In his classic account of market bubbles, the economist JK Galbraith said that there were few fields in which "history counts for so little" as in finance. So it seems that financial scandals, when they happen, have an air of inevitability, with lots of people saying, I told you so.
Except for investors, who are surprised to lose everything. Our understanding of management best practice is shaped by success stories. But to become better managers and investors, we need to study corporate failure, particularly those episodes that catch us by surprise. This well-researched book by Alicia Micklethwait and Stewart Hamilton reviews nine corporate scandals, starting with the collapse of Barings Bank and ending with Parmalat, covering Enron and Tyco along the way.
Many of these scandals have received book-length treatments by others.
Thus, the authors' rendition, strung together using mostly business school cases, serves as a review of the major events and a chance to explore some common causes. Each scandal is followed by an in-depth analysis of its determinants, along with a summary of the key messages.
The most interesting premise in the book is that both investors and corporate boards tend to drop their guard when performance is good. This was most apparent at Enron, where the board rubber-stamped management's decisions, as well as approving egregious management compensation packages. The increasing stock price played a role in their willingness to look the other way.
Boards struggle to be effective even when they are under pressure, and thus tend to relax after good performance. Investors too can be blinded by success.
The problem is that this is precisely when managers have the greatest ability to destroy shareholder value, by overpaying for acquisitions, or by granting themselves generous compensation. These managers become the victim of expectations created by their performance. In at least three of the scandals, fraud was simply an attempt to meet the stock market's unrealistic earnings expectations. Therein lies the difference between spectacular failure and plain old under-performance - true disasters are notorious because these firms were once perceived as giants.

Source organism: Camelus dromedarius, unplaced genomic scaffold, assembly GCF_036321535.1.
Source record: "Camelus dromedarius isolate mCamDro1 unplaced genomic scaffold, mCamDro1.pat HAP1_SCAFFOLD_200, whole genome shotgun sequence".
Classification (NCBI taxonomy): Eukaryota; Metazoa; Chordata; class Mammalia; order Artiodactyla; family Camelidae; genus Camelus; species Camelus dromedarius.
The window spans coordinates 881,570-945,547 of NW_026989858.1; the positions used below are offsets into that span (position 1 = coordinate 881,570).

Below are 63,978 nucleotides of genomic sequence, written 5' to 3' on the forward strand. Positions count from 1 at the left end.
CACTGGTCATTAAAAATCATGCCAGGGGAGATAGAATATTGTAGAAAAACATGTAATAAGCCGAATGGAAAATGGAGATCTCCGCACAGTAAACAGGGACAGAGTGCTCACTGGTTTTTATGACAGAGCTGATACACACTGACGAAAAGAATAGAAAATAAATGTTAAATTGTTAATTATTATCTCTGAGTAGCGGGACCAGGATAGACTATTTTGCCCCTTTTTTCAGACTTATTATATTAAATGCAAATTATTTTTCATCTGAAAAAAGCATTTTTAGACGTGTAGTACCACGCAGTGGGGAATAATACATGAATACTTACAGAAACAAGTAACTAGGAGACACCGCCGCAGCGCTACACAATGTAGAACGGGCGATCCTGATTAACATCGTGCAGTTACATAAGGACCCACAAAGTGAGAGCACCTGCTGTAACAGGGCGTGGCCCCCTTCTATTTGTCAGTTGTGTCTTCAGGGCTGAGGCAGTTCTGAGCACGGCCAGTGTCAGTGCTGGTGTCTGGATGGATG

The authors argue that firms succumbing to scandal are victims of poor strategic decisions, but this is with the benefit of hindsight - it is too easy to point fingers after the fact. The nature of most decisions is that they involve judgment as well as some uncertainty. Swissair's strategy of small equity stakes in European airlines, for example, might have turned out better had the airline industry not suffered from the downturn in 2001. In the recent corporate scandal in Japan, Livedoor's CEO graced magazine covers only a year ago as a genius; now that the stock price is in the gutter, he is branded a greedy charlatan. 'Confidence' and 'vision' become 'hubris' when decisions don't turn out well. What we need is a way to predict future mishap. In this regard, the book falls short.
A repeated theme is that corporate scandals involve unchecked greed.
But to blame greed is wrong: many of these CEOs, such as Enron's Ken Lay and Parmalat's Calisto Tanzi, built firms from the ground up. Their ambition, which is a virtue on the way up, then becomes a fault. Perhaps the failure lies not so much in these managers, but in governance structures that allow them to ignore shareholder interest.
The book concludes with a set of recommendations for avoiding future mishap. The US should follow the UK model and separate the roles of chairman and CEO, and boards should be forced to take more responsibility for management.
But investment banks are asked to take more responsibility in their recommendations.
But can we blame them for closing deals? CEOs who allow bankers or consultants to tell them how to manage have only themselves to blame, and boards should always have the final word on an acquisition.
Even in well-functioning capital markets, corporate governance leaves much to be desired. But a quick fix is improbable. The elimination of one problem usually introduces another; equity-based pay, for example, grew during the 1980s and 1990s to incentivise lazy managers. This had the unforeseen consequence of making these managers too sensitive to short-term fluctuations in the stock prices. One can argue that this calls for a more measured approach, in contrast to hurried legislation pushed through while the scandal is fresh in the public mind. Eventually we will figure it out, one scandal at a time.
Greed and corporate failure: the lessons from recent disasters, Stewart Hamilton and Alicia Micklethwait, Palgrave Macmillan, £25, ISBN: 1-403-98636-3.
Professor Robin Greenwood, Harvard Business School, researches the effects of market conditions on corporate financing and investment policies, and stock price manipulation.